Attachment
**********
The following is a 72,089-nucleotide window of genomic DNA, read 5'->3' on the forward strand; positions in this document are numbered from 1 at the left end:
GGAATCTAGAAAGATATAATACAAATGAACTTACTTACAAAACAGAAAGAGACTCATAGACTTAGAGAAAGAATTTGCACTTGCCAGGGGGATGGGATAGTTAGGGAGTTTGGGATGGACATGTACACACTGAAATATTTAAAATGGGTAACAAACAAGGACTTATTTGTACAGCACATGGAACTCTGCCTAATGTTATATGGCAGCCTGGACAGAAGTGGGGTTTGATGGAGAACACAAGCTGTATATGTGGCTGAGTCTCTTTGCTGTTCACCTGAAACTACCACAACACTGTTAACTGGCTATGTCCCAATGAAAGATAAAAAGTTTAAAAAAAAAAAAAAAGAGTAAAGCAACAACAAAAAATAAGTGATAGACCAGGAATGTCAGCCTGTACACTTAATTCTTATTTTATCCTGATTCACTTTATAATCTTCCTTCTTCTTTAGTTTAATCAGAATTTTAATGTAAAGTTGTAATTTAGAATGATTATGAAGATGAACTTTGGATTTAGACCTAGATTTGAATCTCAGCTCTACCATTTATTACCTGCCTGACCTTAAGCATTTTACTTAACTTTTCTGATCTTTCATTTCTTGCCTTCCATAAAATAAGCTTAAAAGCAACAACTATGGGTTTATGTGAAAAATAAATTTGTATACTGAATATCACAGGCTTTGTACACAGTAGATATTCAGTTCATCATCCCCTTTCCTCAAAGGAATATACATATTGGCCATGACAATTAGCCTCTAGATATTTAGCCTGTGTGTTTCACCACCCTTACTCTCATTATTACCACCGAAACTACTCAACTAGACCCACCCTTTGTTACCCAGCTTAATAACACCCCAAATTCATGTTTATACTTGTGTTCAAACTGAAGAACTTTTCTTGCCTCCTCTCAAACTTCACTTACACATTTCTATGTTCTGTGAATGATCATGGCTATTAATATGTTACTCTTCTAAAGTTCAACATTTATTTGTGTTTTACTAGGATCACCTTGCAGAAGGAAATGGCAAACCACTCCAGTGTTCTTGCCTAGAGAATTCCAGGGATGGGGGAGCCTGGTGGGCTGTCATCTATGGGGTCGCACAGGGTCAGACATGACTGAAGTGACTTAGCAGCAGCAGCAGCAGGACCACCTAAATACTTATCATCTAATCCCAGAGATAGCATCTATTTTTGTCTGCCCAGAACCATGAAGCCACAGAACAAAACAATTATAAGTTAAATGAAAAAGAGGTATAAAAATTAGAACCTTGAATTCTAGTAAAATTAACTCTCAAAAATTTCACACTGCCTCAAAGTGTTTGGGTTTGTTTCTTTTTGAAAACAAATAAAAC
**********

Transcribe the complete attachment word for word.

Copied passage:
The following is a 72,089-nucleotide window of genomic DNA, read 5'->3' on the forward strand; positions in this document are numbered from 1 at the left end:
GGAATCTAGAAAGATATAATACAAATGAACTTACTTACAAAACAGAAAGAGACTCATAGACTTAGAGAAAGAATTTGCACTTGCCAGGGGGATGGGATAGTTAGGGAGTTTGGGATGGACATGTACACACTGAAATATTTAAAATGGGTAACAAACAAGGACTTATTTGTACAGCACATGGAACTCTGCCTAATGTTATATGGCAGCCTGGACAGAAGTGGGGTTTGATGGAGAACACAAGCTGTATATGTGGCTGAGTCTCTTTGCTGTTCACCTGAAACTACCACAACACTGTTAACTGGCTATGTCCCAATGAAAGATAAAAAGTTTAAAAAAAAAAAAAAAGAGTAAAGCAACAACAAAAAATAAGTGATAGACCAGGAATGTCAGCCTGTACACTTAATTCTTATTTTATCCTGATTCACTTTATAATCTTCCTTCTTCTTTAGTTTAATCAGAATTTTAATGTAAAGTTGTAATTTAGAATGATTATGAAGATGAACTTTGGATTTAGACCTAGATTTGAATCTCAGCTCTACCATTTATTACCTGCCTGACCTTAAGCATTTTACTTAACTTTTCTGATCTTTCATTTCTTGCCTTCCATAAAATAAGCTTAAAAGCAACAACTATGGGTTTATGTGAAAAATAAATTTGTATACTGAATATCACAGGCTTTGTACACAGTAGATATTCAGTTCATCATCCCCTTTCCTCAAAGGAATATACATATTGGCCATGACAATTAGCCTCTAGATATTTAGCCTGTGTGTTTCACCACCCTTACTCTCATTATTACCACCGAAACTACTCAACTAGACCCACCCTTTGTTACCCAGCTTAATAACACCCCAAATTCATGTTTATACTTGTGTTCAAACTGAAGAACTTTTCTTGCCTCCTCTCAAACTTCACTTACACATTTCTATGTTCTGTGAATGATCATGGCTATTAATATGTTACTCTTCTAAAGTTCAACATTTATTTGTGTTTTACTAGGATCACCTTGCAGAAGGAAATGGCAAACCACTCCAGTGTTCTTGCCTAGAGAATTCCAGGGATGGGGGAGCCTGGTGGGCTGTCATCTATGGGGTCGCACAGGGTCAGACATGACTGAAGTGACTTAGCAGCAGCAGCAGCAGGACCACCTAAATACTTATCATCTAATCCCAGAGATAGCATCTATTTTTGTCTGCCCAGAACCATGAAGCCACAGAACAAAACAATTATAAGTTAAATGAAAAAGAGGTATAAAAATTAGAACCTTGAATTCTAGTAAAATTAACTCTCAAAAATTTCACACTGCCTCAAAGTGTTTGGGTTTGTTTCTTTTTGAAAACAAATAAAAC